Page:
Biden has privately acknowledged next stretch of days are critical for whether he can save his reelection bid

President Joe Biden has privately acknowledged that the next stretch of days are critical to whether he can save his reelection bid for president, making clear to an ally Tuesday that he understands what would prompt him to accept: “It’s just not working.”

“He sees the moment. He’s clear-eyed,” this person told CNN.

There is no ambiguity for the president about what potential series of events in the coming weeks would ultimately prompt him to acknowledge that his attempt to make amends for last week’s disastrous debate on CNN aren’t working, according to this ally.

It would be a scenario in which “the polls are plummeting, the fundraising is drying up, and the interviews are going badly,” they said. “He’s not oblivious.”

In response to a request for comment, White House spokesman Andrew Bates said that “it is false to suggest there is any openness to ending the campaign.”

In the days since Biden’s stunningly halting debate showing, Democrats across the country have expressed grave concern. Some elected officials have even begun to publicly call on Biden to drop out for the good of the party.

The New York Times reported separately on Wednesday that Biden acknowledged that he may not be able to save his campaign if he does not perform well in public events over the next several days. The White House and Biden’s campaign have denied that reporting.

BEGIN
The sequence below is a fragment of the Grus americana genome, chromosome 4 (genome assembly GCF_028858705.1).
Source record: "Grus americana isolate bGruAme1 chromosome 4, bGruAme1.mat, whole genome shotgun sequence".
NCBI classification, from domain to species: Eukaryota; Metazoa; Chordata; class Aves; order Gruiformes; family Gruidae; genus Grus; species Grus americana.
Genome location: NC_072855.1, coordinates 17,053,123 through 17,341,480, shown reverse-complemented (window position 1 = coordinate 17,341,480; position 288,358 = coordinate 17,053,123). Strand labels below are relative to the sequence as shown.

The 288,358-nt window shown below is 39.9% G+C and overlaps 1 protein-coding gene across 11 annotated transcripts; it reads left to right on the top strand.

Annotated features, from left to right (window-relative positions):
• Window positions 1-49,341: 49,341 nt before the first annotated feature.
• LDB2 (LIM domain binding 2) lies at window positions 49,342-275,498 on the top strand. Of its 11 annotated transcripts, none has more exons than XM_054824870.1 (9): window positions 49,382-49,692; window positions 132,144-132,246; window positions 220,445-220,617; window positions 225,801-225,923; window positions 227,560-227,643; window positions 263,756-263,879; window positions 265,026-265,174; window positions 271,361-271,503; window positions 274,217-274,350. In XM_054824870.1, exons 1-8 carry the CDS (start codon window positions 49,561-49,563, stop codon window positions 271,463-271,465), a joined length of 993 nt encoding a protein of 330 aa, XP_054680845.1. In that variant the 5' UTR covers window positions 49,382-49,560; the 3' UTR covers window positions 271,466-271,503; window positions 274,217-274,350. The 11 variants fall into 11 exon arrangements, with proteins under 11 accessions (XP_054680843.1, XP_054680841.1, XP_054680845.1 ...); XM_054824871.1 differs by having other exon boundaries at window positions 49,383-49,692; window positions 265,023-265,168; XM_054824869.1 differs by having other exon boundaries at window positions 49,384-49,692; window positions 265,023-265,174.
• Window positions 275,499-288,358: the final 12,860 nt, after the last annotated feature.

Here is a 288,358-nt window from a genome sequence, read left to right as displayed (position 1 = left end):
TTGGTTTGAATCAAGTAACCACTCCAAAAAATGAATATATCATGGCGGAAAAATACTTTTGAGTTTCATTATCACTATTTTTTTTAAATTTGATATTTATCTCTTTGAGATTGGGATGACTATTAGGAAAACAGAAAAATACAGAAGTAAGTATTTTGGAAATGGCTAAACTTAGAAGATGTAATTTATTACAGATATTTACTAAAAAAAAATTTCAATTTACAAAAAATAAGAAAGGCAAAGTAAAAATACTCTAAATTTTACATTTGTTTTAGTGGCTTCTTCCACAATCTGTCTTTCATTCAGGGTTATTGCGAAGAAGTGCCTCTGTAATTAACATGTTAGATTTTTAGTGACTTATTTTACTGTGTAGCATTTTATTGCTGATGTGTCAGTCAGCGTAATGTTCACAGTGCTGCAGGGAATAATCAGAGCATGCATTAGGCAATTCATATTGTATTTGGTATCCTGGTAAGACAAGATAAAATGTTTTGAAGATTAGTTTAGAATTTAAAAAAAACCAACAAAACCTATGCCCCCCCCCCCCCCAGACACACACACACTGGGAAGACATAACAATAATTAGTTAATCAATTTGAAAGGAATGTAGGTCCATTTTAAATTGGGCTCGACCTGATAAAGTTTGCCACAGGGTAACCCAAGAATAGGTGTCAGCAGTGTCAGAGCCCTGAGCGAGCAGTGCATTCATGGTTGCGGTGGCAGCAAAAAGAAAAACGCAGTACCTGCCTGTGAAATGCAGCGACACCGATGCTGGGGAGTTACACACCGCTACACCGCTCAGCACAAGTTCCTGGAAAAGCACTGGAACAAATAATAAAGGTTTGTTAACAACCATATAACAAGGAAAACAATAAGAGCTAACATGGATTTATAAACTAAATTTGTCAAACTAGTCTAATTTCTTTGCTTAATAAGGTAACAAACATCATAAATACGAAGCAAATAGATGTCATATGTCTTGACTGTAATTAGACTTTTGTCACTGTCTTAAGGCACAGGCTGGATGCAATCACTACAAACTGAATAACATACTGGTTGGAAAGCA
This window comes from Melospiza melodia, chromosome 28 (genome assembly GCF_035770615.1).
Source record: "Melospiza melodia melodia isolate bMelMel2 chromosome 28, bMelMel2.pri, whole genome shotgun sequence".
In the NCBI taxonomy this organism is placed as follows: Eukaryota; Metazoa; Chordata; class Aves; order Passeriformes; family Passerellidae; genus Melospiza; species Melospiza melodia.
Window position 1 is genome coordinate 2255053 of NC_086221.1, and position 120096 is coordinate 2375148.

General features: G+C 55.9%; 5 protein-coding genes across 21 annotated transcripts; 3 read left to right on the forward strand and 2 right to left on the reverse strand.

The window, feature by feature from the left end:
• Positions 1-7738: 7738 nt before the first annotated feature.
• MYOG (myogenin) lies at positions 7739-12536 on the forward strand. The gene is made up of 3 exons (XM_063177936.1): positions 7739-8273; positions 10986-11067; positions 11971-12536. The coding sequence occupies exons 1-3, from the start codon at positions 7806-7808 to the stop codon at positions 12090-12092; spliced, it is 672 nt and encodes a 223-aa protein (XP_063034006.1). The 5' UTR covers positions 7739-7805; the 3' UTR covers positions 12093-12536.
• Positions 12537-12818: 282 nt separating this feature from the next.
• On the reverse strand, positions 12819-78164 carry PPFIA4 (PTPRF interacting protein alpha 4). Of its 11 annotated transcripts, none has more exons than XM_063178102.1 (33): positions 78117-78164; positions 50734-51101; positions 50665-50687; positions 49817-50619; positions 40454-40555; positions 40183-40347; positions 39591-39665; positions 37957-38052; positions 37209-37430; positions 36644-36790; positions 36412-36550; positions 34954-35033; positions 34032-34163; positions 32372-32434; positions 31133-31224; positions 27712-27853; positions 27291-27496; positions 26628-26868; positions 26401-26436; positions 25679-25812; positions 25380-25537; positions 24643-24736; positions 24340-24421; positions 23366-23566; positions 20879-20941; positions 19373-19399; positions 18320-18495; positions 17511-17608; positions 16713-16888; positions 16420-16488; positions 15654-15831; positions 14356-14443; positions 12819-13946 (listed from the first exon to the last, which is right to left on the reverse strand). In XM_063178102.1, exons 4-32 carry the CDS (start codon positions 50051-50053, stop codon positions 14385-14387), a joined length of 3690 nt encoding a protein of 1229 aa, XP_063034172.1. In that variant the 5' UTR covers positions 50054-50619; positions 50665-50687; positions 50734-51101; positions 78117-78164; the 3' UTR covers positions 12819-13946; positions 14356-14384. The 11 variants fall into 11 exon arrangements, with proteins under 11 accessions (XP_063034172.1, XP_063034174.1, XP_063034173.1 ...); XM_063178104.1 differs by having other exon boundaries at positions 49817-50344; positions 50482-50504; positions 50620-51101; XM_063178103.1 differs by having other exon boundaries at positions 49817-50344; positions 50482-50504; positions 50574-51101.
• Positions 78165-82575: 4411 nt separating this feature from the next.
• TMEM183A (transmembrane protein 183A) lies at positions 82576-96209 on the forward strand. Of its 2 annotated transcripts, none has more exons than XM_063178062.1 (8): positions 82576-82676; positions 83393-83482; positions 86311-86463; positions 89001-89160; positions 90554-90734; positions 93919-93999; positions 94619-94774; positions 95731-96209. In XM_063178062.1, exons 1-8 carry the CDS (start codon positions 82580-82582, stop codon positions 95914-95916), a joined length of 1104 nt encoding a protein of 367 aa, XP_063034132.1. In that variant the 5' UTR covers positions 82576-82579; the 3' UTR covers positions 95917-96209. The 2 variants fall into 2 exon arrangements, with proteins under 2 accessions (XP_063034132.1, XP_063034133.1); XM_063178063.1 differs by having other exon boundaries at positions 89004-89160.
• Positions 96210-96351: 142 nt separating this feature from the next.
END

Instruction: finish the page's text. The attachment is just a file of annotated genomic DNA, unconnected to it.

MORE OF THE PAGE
In Tuesday’s private conversation, Biden was also “chastened” as he “blamed himself” – not his staff – for the debate performance.

“He said: ‘I have done way too much foreign policy,’” this person said. “He said to me: ‘I have over done it. I did too much travel. I did too much back and forth. I did too much time change. I had a cold. That was a mistake.’”

Biden was referring to his back-to-back trips to France and Italy right before the debate, even though he had nearly two weeks between his return on June 15 from Italy for the G7 meeting and the debate on June 27, according to a CNN review of his schedule.

But as much as Biden suggested that the jet lag and exhaustion from his travels had been detrimental, he also signaled that he wanted to put the debate in the rearview mirror in his conversation with the ally.

And at one point in their conversation, Biden asked this person for advice – and then there was silence, the person told CNN, as the president waited for input.

But even in the highest levels of Biden’s own administration, serious doubt is starting to set in about whether the president will be able to ride this one out.